and Northeast Utilities presented aspects of their ABM initiative to the sponsors. Research reports were presented and sharing sessions concerning innovative practices were conducted. Additionally, the study team presented an executive summary of the study findings, Charles Horngren shared his observations from the site visits, and the U.S. Navy shared a diagnostic evaluation that was conducted over the course of the project.

Eleven sponsoring organizations funded this consortium study. Some of the study
results and findings are proprietary to these organizations. This final report is a summary of the study results and findings and contains no proprietary information. All of the best-practice organizations that agreed to release summaries of their site visits are contained in this report.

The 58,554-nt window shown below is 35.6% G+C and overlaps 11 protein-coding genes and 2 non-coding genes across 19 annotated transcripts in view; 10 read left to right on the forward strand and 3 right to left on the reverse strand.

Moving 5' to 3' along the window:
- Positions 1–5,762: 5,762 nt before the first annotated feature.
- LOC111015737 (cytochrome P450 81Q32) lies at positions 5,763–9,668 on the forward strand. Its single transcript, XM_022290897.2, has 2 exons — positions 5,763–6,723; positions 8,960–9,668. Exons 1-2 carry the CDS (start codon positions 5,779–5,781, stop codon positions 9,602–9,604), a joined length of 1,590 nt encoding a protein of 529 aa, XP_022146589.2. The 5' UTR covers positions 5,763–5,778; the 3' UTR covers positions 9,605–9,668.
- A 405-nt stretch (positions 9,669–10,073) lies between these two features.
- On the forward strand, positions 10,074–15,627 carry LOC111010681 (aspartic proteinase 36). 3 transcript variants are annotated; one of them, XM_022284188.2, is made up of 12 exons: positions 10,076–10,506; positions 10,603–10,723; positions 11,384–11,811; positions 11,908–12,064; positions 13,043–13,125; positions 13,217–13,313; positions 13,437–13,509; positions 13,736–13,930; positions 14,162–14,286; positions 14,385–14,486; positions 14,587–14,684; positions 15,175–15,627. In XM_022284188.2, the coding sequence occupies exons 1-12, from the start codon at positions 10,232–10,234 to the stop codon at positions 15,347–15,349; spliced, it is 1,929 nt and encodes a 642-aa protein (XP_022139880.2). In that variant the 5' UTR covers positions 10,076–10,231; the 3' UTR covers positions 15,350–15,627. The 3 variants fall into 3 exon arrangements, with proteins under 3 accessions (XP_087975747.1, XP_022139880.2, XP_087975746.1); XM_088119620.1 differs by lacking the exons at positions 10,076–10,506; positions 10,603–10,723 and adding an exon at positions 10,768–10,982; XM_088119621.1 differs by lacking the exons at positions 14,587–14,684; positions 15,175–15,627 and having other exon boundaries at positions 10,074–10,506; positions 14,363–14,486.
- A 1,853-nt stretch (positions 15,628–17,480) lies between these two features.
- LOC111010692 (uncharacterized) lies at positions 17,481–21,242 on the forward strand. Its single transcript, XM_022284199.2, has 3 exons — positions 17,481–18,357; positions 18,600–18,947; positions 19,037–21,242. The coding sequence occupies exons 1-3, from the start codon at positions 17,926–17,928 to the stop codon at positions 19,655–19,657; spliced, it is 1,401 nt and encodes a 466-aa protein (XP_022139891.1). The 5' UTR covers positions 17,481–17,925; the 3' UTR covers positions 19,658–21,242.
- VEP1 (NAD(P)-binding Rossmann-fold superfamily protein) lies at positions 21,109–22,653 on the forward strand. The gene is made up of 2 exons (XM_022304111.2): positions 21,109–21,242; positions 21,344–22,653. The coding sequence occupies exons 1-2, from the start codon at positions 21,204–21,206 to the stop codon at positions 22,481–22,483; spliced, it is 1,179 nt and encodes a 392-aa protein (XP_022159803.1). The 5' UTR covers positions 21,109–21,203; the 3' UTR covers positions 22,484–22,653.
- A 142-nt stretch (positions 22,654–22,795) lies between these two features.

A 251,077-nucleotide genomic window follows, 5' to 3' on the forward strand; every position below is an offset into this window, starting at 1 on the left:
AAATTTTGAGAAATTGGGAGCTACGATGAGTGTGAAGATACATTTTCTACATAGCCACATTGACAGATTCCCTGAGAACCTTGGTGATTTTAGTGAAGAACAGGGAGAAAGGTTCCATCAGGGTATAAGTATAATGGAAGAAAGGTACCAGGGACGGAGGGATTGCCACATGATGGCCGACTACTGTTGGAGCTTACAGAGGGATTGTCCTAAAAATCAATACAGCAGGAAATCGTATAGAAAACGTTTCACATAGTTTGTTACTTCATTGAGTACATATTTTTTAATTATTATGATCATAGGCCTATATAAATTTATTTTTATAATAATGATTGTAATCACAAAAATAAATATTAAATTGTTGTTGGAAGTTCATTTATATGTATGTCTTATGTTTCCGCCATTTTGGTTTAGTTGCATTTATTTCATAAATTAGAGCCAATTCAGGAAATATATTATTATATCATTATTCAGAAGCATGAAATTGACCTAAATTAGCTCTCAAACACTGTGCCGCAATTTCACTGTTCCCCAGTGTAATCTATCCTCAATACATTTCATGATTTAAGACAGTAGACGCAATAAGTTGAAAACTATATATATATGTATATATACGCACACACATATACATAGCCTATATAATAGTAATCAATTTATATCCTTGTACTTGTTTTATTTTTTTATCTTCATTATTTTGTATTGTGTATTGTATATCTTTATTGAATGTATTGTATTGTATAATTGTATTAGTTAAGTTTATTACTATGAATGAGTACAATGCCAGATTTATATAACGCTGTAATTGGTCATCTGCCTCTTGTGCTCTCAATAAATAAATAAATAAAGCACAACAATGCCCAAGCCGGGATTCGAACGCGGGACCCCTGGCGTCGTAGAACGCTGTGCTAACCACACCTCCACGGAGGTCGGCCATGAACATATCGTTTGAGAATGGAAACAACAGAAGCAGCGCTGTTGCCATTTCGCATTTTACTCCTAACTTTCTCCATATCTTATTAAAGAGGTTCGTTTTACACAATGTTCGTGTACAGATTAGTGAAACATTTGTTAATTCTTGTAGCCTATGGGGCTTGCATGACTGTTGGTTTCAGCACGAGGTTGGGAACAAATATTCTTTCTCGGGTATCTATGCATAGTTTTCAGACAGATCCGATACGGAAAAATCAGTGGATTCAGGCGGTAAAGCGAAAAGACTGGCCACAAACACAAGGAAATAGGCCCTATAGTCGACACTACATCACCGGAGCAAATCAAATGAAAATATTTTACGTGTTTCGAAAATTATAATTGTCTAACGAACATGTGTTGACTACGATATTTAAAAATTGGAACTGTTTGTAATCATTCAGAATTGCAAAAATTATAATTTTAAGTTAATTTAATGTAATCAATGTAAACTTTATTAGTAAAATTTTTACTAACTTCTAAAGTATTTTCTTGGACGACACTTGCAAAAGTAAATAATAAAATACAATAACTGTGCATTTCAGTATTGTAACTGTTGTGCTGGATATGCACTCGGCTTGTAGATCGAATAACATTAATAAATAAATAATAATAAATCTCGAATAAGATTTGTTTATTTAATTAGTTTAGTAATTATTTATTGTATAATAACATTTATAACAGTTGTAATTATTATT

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4 Sponsor and Partner Organizations<BR><BR>A listing of the sponsor organizations in this study,<BR>as well as the best-practice (“partner”) organizations<BR>that were benchmarked for their innovation and<BR>advancement in activity-based management.<BR><BR>6 Executive Summary<BR><BR>A bird’s-eye view of the study, presenting the key<BR>findings discovered and the methodology used<BR>throughout the course of the study. The findings<BR>are explored in detail in following sections.<BR><BR>13 Key Findings<BR><BR>An in-depth look at the seven key findings of this<BR>study. The findings are supported by quantitative<BR>data and qualitative examples of practices employed<BR>by the partner organizations.<BR><BR>51 Implementation Strategy<BR><BR>The findings are followed by an implementation<BR>strategy, a conclusion, and the next steps.<BR><BR>61 Partner Organization Case Studies<BR><BR>Background information on the partner<BR>organizations, as well as their innovative<BR>ABM practices.<BR><BR>83 Appendices